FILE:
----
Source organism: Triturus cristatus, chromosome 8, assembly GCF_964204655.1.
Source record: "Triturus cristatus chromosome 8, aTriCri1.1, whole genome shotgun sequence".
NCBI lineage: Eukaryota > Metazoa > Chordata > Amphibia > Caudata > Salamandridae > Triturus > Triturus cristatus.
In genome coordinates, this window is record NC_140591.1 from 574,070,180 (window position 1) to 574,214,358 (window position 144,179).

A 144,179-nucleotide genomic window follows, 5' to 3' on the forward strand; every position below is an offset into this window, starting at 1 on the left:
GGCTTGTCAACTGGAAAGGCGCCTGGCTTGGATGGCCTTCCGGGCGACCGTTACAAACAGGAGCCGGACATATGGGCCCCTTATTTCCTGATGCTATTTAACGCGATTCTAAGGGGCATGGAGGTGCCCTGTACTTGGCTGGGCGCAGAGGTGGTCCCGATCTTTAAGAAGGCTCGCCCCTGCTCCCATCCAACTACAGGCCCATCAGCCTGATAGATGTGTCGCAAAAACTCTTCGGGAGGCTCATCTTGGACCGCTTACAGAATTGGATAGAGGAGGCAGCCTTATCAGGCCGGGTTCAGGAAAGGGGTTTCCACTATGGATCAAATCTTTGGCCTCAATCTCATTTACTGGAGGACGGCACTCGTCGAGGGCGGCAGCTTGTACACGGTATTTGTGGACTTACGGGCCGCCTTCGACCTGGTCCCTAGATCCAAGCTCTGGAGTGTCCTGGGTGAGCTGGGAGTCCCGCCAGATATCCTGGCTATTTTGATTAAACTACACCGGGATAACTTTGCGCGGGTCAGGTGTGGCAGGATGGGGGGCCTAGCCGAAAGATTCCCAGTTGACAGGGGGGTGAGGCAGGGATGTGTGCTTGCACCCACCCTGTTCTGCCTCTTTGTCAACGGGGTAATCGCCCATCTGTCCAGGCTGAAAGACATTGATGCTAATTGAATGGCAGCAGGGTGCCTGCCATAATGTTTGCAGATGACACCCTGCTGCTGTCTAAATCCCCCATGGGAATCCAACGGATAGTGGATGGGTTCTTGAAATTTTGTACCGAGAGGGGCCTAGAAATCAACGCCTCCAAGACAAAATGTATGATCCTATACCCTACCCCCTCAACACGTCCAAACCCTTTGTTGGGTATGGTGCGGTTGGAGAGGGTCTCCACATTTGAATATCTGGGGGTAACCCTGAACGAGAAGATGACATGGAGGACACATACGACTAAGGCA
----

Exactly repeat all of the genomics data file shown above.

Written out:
Source organism: Triturus cristatus, chromosome 8, assembly GCF_964204655.1.
Source record: "Triturus cristatus chromosome 8, aTriCri1.1, whole genome shotgun sequence".
NCBI lineage: Eukaryota > Metazoa > Chordata > Amphibia > Caudata > Salamandridae > Triturus > Triturus cristatus.
In genome coordinates, this window is record NC_140591.1 from 574,070,180 (window position 1) to 574,214,358 (window position 144,179).

A 144,179-nucleotide genomic window follows, 5' to 3' on the forward strand; every position below is an offset into this window, starting at 1 on the left:
GGCTTGTCAACTGGAAAGGCGCCTGGCTTGGATGGCCTTCCGGGCGACCGTTACAAACAGGAGCCGGACATATGGGCCCCTTATTTCCTGATGCTATTTAACGCGATTCTAAGGGGCATGGAGGTGCCCTGTACTTGGCTGGGCGCAGAGGTGGTCCCGATCTTTAAGAAGGCTCGCCCCTGCTCCCATCCAACTACAGGCCCATCAGCCTGATAGATGTGTCGCAAAAACTCTTCGGGAGGCTCATCTTGGACCGCTTACAGAATTGGATAGAGGAGGCAGCCTTATCAGGCCGGGTTCAGGAAAGGGGTTTCCACTATGGATCAAATCTTTGGCCTCAATCTCATTTACTGGAGGACGGCACTCGTCGAGGGCGGCAGCTTGTACACGGTATTTGTGGACTTACGGGCCGCCTTCGACCTGGTCCCTAGATCCAAGCTCTGGAGTGTCCTGGGTGAGCTGGGAGTCCCGCCAGATATCCTGGCTATTTTGATTAAACTACACCGGGATAACTTTGCGCGGGTCAGGTGTGGCAGGATGGGGGGCCTAGCCGAAAGATTCCCAGTTGACAGGGGGGTGAGGCAGGGATGTGTGCTTGCACCCACCCTGTTCTGCCTCTTTGTCAACGGGGTAATCGCCCATCTGTCCAGGCTGAAAGACATTGATGCTAATTGAATGGCAGCAGGGTGCCTGCCATAATGTTTGCAGATGACACCCTGCTGCTGTCTAAATCCCCCATGGGAATCCAACGGATAGTGGATGGGTTCTTGAAATTTTGTACCGAGAGGGGCCTAGAAATCAACGCCTCCAAGACAAAATGTATGATCCTATACCCTACCCCCTCAACACGTCCAAACCCTTTGTTGGGTATGGTGCGGTTGGAGAGGGTCTCCACATTTGAATATCTGGGGGTAACCCTGAACGAGAAGATGACATGGAGGACACATACGACTAAGGCA